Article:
A nonprofit publication of the Kentucky Center for Public Service Journalism

The Takeoff: Exploring entrepreneurship and startups throughout Northern Kentucky; hold on for the ride

By Brit Fitzpatrick
Executive Director, Blue North

Prepare for The Takeoff.

As the Executive Director of Blue North, an organization that empowers and serves startups and small businesses throughout the eight counties of Northern Kentucky, I’m excited to share the entrepreneurial spirit of our region with you.

Northern Kentucky is home to a wealth of ideas as well as tech accelerators, incubators and venture capital funding opportunities – and that’s where Blue North comes in.

Brit Fitzpatrick

We love to connect innovators and change-makers with resources that will help our region grow and reach the heights – and this column, which will be regular feature at NKyTribune, will celebrate just that.

The Takeoff is inspired by both the importance of Cincinnati/Northern Kentucky International Airport (CVG) to our area and how the region is subsequently taking off with new, innovative companies. Here, you can look forward to the exploration of creative ideas that give NKY its character, spotlights on individuals and businesses, how national news and trends impact us locally, and more.

Sharing a little bit about my own personal journey might help in understanding why I am so honored the Northern Kentucky Tribune is providing us with this opportunity.

I’m a native of Louisville who attended Howard University, a historically black college (HCBU), in Washington, D.C. I like to tell people Howard breeds ambition and hustle. My experience there gave me a sense of what community can be at its best because of the pride shared among the individuals there, which is exactly what’s needed for a startup ecosystem. After graduating with my degree in journalism and public relations in 2009, I moved to Tennessee to obtain my master’s degree in digital marketing from the University of Memphis.

My time in Memphis allowed me to see an entrepreneurial ecosystem at the ground floor. The city shared many similarities I see in Northern Kentucky right now. In a short period of time I saw Memphis grow from having few tech startups to dozens. This includes companies in the healthcare space, logistics and others just like the ones we see now starting to build up our region. Issues of diversity, equity and inclusion (DEI) were new when I became the first woman and black woman CEO accepted into a Memphis tech accelerator program. Now that I am in Northern Kentucky, I hope to help our local visionaries connect to resources that will enable them to reach full potential.

Being an entrepreneur, of course, is not easy. No matter how great your idea is or how much money you have starting out, the support of others – be it just in terms of helping out or networking if not both – is critical to your success. I know this based on my own firsthand experience when I became the CEO of my own startup company.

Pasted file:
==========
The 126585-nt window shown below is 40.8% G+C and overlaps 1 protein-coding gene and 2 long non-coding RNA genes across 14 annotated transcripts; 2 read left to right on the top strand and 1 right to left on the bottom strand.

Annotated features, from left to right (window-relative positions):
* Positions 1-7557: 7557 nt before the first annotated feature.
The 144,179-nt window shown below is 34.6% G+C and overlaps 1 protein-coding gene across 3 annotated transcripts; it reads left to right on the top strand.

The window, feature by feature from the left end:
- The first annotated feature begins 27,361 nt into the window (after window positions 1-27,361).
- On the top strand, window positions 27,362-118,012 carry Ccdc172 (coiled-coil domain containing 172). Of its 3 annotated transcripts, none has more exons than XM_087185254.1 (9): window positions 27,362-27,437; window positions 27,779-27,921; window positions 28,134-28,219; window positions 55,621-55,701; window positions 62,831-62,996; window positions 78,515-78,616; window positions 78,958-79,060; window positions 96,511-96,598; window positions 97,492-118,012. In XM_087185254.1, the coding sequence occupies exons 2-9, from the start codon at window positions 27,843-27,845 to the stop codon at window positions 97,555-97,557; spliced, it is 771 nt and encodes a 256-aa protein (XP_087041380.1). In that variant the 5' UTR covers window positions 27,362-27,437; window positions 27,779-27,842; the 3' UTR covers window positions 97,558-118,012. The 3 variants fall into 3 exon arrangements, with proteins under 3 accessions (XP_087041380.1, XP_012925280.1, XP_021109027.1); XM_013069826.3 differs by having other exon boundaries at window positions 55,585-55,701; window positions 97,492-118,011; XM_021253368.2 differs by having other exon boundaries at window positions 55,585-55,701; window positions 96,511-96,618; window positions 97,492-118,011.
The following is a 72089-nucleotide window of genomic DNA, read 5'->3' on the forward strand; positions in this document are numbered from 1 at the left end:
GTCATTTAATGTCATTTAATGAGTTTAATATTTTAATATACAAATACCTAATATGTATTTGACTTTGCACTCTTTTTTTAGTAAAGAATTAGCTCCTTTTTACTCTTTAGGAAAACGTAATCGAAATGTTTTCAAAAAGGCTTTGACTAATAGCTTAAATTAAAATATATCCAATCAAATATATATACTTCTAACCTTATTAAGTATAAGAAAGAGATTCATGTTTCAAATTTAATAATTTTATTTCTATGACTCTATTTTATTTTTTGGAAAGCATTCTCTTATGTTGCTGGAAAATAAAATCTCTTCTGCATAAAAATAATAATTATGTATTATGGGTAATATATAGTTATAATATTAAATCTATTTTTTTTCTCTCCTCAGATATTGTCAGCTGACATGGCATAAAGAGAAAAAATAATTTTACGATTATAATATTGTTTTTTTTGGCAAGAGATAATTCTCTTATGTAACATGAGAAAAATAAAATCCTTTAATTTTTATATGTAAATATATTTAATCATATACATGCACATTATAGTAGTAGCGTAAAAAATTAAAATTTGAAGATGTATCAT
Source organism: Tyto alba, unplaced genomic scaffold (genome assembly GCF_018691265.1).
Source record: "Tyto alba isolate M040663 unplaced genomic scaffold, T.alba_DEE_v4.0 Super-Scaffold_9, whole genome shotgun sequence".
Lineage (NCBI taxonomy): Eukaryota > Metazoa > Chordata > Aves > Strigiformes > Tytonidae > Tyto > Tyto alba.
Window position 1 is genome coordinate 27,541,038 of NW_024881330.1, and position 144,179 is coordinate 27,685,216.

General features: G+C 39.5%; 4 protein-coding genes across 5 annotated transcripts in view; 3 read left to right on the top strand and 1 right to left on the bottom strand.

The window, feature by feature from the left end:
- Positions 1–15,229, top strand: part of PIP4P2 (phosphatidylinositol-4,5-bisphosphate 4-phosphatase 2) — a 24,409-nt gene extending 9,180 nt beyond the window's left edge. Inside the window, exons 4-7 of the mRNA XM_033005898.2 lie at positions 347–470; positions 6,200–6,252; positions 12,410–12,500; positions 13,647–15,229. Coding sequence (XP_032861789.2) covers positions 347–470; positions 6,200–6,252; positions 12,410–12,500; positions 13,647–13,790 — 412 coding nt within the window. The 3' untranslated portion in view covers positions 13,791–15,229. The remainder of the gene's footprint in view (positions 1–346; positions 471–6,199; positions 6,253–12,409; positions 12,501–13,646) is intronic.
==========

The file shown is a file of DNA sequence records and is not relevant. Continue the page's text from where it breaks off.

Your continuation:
I founded MentorMe, think of it as eHarmony, but for people that want to connect with mentors, in 2013. The idea grew out of my own experiences volunteering in youth mentoring programs and seeing administrative inefficiencies regarding data collection and how matches were made. In my research, I learned that half of all mentoring matches were ending within the first three months and I thought to myself “I can do better.” Shortly thereafter, MentorMe was born.

While I faced some initial barriers getting people excited about my idea, I also discovered several challenges I hadn’t anticipated. For starters, some people had trouble understanding how the software behind my idea could function as a startup or beyond a nonprofit capacity. Next, in addition to needing to educate people on my idea, I also was not a software developer. While I could do front-end development and visual design, building data models and databases wasn’t in my skill set at that time – and finding consistent software development help was a challenge to say the least. Also, being both female and a person of color, I didn’t fit what many people visualized for the head of a tech company at the time. The challenges were constant.

I’m resilient, however, if nothing else. I built my network, used all the resources available to me and was able to grow MentorMe to where 100+ programs including the state of New York and the Memphis Grizzlies Foundation used our software. Realizing the difficulties ahead to advance – finding customers wasn’t hard but I couldn’t ship my product as fast as I could sell it – I decided to wind MentorMe down in 2018.

While I may venture out with another startup in the future, now my focus is squarely on Blue North and using my experience to help others that, like my younger self, could thrive with the right help. This is why I have a very simple goal for The Takeoff moving forward: In much the same way a thoroughbred horse requires a good, experienced jockey to lead them to victory, I hope the content shared here will provide inspiration and encouragement to help our region win.

Perhaps you’ll read about a local business and be inspired to support them. Or, maybe you’ve always wanted to venture into entrepreneurship but didn’t know where to begin. Let this be the space to find answers to your questions, to be the impetus to start turning your dream to reality, to support others and to be inspired by one another.

I can’t wait for you to join us on the journey of championing and strengthening Northern Kentucky’s entrepreneurial ecosystem.

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